Lately, you never seem to feel good enough. Maybe you directly and regularly tell yourself: I’m not good enough. I’m not smart, skilled, capable, talented, attractive or thin enough. Maybe the question Am I good enough? reverberates through your brain and body.

Maybe you don’t utter these exact words. But, when you delve deeper, you realize that the painful feeling pervades and dictates your actions. You don’t pursue a promotion or request a raise. You won’t get it anyway. You remain in unfulfilling relationships. It’s what you deserve. You let people cross your boundaries. Why would you stand up for yourself?

Maybe you don’t remember ever feeling good enough.

According to psychotherapist Ali Miller, MFT, the “not good enough” feeling isn’t a feeling at all. She views it as a thought. “[T]his distinction is important [because] once we recognize it as a thought—a judgment, in fact—I find it’s easier to work with.”

The source of this thought is usually our inner critic, said Miller, who helps adults live more authentic, empowered, and connected lives through psychotherapy, couples counseling, and women’s groups in Berkeley, Calif. (Which means it is not some absolute, fundamental truth.) And the source of our inner critic might be critical caregivers or teachers or our competitive society, she said.

Even though the inner critic can be cruel, it actually doesn’t have ill intentions. In fact, your inner critic is trying to protect you. “I think ultimately the inner critic is trying to look out for us, and is afraid about our survival. So when it is telling us we are not good enough, it is often trying to motivate us so that we survive,” Miller said.

But this backfires. Because who responds well to relentless and cruel judgment and criticism? Instead of feeling motivated, we feel exhausted (“because we’re being attacked by our own minds”).

Even worse, this can lead to low self-esteem, shame, isolation, depression, anxiety, addiction, insomnia, eating disorders and relationship issues, Miller said.

Thankfully, we can get to a point where we do feel good enough. The thought “I’m not good enough” is actually a signal of our unmet needs, she said. So instead of focusing on not being good enough, you can refocus on meeting those needs. Below, you’ll find the specifics on doing just that.

Explore your feelings.

When you have the thought that you’re not good enough, what feelings do you experience? Maybe you feel overwhelmed or despondent. Maybe you feel scared, anxious or insecure. Maybe you feel jealous. Acknowledge and sit with these emotions.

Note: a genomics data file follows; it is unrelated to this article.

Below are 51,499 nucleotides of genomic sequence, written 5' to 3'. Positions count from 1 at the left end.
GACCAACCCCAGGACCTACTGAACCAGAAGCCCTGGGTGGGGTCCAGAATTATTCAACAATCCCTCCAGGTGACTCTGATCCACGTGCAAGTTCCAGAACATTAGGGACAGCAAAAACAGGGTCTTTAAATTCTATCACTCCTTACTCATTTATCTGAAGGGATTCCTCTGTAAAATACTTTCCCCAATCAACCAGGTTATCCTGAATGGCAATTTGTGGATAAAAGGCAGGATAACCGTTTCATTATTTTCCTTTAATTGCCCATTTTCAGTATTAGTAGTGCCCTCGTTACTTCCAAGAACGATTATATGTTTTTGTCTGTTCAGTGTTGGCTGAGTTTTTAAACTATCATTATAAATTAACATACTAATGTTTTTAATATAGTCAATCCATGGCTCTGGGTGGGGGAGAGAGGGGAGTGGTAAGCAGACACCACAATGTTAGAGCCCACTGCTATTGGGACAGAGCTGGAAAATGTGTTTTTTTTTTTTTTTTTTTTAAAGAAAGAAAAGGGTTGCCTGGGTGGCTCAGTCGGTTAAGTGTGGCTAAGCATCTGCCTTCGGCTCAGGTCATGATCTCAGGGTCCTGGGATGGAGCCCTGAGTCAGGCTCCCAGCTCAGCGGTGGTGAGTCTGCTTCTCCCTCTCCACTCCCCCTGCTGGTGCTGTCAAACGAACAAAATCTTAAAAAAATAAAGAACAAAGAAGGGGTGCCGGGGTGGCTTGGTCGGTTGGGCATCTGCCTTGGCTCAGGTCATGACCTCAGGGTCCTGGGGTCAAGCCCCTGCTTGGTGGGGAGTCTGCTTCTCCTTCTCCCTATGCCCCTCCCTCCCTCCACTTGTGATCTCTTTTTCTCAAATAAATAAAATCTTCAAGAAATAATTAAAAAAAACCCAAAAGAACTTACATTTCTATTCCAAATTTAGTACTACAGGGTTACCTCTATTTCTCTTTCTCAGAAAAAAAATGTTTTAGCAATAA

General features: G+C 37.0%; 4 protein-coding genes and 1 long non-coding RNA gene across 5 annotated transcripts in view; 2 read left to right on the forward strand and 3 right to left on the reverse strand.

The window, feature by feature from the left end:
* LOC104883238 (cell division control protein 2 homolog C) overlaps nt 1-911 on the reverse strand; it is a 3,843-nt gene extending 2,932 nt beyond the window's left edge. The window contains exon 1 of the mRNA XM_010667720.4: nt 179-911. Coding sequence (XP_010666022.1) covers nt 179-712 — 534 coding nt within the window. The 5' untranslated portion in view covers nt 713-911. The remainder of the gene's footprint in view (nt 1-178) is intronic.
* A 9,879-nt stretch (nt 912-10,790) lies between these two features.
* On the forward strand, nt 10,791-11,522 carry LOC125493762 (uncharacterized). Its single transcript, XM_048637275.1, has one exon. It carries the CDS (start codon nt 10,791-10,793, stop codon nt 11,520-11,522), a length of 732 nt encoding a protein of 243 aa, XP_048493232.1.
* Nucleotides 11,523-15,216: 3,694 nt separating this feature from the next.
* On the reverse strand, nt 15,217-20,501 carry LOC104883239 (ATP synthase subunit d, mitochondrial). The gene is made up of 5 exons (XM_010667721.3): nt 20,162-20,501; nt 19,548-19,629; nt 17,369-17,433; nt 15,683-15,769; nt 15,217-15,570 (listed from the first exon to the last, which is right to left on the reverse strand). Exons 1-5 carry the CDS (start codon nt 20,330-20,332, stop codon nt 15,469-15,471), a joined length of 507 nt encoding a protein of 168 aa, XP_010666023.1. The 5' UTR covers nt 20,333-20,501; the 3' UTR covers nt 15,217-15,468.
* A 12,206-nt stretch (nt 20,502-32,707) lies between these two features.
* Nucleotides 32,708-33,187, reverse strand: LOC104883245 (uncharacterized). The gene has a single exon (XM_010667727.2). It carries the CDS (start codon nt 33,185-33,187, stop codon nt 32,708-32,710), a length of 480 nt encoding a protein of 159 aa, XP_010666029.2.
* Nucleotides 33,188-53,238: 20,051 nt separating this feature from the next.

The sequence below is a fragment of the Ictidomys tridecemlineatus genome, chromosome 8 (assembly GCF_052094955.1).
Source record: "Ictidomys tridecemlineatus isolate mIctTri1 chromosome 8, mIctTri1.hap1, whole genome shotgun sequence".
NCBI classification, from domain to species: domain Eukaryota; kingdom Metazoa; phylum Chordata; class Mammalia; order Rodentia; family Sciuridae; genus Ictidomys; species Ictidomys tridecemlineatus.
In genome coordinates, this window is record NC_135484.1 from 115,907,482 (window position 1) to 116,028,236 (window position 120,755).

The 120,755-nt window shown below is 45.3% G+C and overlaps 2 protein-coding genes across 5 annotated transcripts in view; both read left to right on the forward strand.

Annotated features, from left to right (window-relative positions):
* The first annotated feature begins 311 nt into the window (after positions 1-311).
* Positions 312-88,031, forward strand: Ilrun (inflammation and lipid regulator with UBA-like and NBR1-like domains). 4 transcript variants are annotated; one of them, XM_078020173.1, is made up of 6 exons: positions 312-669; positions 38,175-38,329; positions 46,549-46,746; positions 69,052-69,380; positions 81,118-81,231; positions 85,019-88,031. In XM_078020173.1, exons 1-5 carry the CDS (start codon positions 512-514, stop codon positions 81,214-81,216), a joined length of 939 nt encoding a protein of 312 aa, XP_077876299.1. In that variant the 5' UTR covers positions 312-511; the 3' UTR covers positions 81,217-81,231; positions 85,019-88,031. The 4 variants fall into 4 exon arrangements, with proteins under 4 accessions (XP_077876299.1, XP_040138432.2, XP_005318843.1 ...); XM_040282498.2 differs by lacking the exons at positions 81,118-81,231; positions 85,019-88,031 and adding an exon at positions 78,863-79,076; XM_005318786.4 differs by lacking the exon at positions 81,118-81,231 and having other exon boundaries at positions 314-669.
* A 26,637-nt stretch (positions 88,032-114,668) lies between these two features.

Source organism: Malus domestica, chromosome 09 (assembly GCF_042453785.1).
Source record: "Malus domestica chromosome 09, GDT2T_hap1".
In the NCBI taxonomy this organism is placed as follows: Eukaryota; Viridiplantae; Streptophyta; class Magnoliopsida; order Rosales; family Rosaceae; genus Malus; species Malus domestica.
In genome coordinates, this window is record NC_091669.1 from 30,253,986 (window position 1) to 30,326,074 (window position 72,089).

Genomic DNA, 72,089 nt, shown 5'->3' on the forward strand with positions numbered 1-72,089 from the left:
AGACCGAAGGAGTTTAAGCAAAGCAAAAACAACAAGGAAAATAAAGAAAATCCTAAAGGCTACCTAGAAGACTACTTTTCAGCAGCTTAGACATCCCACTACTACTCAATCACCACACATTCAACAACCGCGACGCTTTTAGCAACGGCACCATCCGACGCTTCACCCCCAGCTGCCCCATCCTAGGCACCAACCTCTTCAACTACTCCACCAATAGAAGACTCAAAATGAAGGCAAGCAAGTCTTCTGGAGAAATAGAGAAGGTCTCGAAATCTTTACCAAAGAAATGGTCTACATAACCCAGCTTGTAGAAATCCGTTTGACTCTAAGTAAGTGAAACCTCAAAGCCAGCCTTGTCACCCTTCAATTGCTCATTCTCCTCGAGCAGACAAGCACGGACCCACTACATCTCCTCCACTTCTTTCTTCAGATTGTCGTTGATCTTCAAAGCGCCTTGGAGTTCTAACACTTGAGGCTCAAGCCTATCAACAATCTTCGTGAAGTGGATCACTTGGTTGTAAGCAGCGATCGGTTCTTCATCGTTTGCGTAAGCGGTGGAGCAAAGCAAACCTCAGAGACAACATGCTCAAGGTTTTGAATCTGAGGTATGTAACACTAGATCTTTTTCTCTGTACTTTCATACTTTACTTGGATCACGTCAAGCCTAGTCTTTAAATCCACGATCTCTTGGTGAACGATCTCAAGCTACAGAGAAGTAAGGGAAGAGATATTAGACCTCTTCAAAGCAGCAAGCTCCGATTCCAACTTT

Explore your inner critic.

“Get to know the part of you that [tells you you’re not good enough],” Miller said. Ask this part what it’s afraid of and what it wants, needs or longs for, she said. Maybe it longs for independence or acceptance. Maybe it longs for appreciation or security. Maybe it longs for purpose or wholeness.

Feel into the longing.

“Take a breath or two with each need [that] you’ve identified is important to this part of you,” Miller said. She shared this example: Let’s say the need is belonging. Focus on what it feels like when your need for belonging is met. Remember a time that you felt like you belonged. “One of my teachers calls this being with the ‘beauty of the need.’” 

Find ways to meet your need.  

“The ‘not good enough’ thought is letting you know that certain qualities are important to you,” Miller said. “If you get curious about what those are and can identify them, then you can shift your focus from believing the “not good enough” thought to finding ways to get your needs met.”

For instance, you identified that belonging is important to you. You explore different ways to create a sense of belonging in your life, Miller said. This might include joining a therapy group or spiritual community or volunteering.

It also can help to challenge the “not good enough” thought by asking: “Not good enough for whom?” Which “can lead to a fruitful exploration, or it can also just render the whole criticism absurd.”

Miller also stressed the importance of practicing self-compassion. “Be as kind to yourself as possible, for when you’re caught in that lie [that you’re not enough], it hurts, a lot.” You’ll find self-compassion practices and tools at Miller’s website www.BefriendingOurselves.com.

Feeling not good enough is painful. But it is not permanent. The next time you feel this way, get curious. Explore it. Then focus on meeting the need or needs that you’re really longing for.